Pulling it All Together: A Review of Eternal Empire by Alec Nevala-Lee
Alec Nevala-Lee really knows how to keep the pages turning while wrestling with the structural needs of a sequel that has to wrap things up and accommodate the events of two earlier books and go off into interesting new territory of its own. This book is a lot of fun.
The opening chapters deal with the need to tell readers new to the series about previous events — the history of the characters is crucial here. Generally the revelation of the history is done deftly, though here and there pokes into the foreground, with structures that amount to: “So, if you’re so smart, tell me what you know about me!” as a means of introducing the requisite information. Now, I’ve read and enjoyed the previous two books, and I found these bits a little clunky, though I recognise the need for them.
This is a classic conundrum when writing a sequel that hinges on earlier events. Give the back story in a precis at the start (maybe in italics)? (I guess the risk here is that anyone who has not read the other books will not even start reading.) Work it into the text? Ignore the problem entirely and write as if everybody knows what’s going on? A series where the characters undergo little development can get away without context. A big book broken into three parts for publication can assume the readers are tackling them in sequence. This book falls between these extremes and this makes it challenging for the author.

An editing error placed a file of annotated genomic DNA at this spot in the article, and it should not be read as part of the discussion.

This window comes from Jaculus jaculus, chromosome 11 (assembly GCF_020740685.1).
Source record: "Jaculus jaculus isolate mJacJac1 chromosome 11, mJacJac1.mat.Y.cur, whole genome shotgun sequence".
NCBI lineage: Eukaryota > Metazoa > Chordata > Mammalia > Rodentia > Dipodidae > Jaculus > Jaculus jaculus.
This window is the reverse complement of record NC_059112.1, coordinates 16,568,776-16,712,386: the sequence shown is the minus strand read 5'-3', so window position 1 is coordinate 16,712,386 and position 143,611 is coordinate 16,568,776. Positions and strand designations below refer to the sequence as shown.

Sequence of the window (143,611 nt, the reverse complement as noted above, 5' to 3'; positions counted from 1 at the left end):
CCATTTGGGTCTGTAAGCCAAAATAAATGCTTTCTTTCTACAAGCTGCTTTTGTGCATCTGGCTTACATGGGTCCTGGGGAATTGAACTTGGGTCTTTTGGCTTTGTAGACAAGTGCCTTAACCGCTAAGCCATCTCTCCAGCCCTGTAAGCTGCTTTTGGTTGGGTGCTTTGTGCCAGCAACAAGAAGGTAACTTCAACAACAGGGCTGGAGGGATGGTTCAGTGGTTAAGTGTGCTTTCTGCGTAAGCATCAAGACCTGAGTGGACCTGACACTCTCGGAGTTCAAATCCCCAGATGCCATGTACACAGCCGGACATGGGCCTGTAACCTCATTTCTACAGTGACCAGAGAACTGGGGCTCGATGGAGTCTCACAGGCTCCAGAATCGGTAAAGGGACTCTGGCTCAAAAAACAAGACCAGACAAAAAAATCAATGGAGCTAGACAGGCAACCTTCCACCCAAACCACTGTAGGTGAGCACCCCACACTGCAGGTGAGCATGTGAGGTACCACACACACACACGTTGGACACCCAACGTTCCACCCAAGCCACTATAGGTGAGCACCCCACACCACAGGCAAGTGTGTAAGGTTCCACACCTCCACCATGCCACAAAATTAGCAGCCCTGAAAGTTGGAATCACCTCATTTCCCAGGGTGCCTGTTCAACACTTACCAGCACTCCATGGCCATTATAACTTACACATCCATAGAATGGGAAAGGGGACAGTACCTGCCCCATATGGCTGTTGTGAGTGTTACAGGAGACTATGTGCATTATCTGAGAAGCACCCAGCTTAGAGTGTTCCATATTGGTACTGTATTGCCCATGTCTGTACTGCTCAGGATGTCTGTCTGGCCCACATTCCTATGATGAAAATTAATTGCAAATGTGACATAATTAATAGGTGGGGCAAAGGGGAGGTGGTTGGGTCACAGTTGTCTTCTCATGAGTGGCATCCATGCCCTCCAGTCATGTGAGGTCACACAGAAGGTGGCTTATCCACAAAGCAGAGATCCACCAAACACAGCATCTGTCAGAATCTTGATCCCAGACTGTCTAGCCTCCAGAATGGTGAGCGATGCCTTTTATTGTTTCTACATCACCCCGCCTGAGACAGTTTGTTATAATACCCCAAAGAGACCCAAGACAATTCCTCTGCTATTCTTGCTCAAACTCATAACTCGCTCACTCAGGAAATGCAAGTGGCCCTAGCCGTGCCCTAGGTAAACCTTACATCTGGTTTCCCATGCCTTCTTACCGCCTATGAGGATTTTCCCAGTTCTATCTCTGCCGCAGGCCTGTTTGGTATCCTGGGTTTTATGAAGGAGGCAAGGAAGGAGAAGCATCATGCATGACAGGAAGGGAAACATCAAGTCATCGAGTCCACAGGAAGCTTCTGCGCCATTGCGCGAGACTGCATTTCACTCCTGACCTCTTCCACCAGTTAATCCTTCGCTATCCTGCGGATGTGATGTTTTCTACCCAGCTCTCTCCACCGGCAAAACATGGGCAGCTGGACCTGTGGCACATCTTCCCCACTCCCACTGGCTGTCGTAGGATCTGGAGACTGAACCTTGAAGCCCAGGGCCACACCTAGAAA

Regardless, these problems fade away as the book progresses. Once it’s all established, the book races along, and it’s quite a ride. I enjoyed watching Ilya, Rachel and Maddy work their way through the story. I felt that Rachel Wolfe lacked a certain depth without Powell, her partner in earlier volumes, to bounce off, and the motivation of one of the key antagonists did not quite work for me, but on the other hand Ilya became an even more compelling figure and I was genuinely sorry as I read that I would not see him again. I think the omnibus edition has to be called The Scythian.
My favourite aspect of the book is detail stuff. The ingenious murder in the gaol, the gaol break, the little touches that fleshed out Maya Asthana’s character, references to the hazy histories of the steppes, the Scythians and the Khazars.
Which brings me to some kind of point. Some of Nevala-Lee’s best short fiction works so effectively because, though published in the science fiction magazine Analog, he has a knack of making the events all-too plausible, with the the plot turning on a point just the tiniest shift away from the world we know. As I read the references to the Khazars and Scythians and Ashkenazi — and Shambhala — I could not help but wonder whether there is a genuine Secret History story inside this author, waiting to get out. Tim Powers comes to mind.
Oh. And one character is called Tarkovsky. I am guessing Eisenstein would have been too obvious…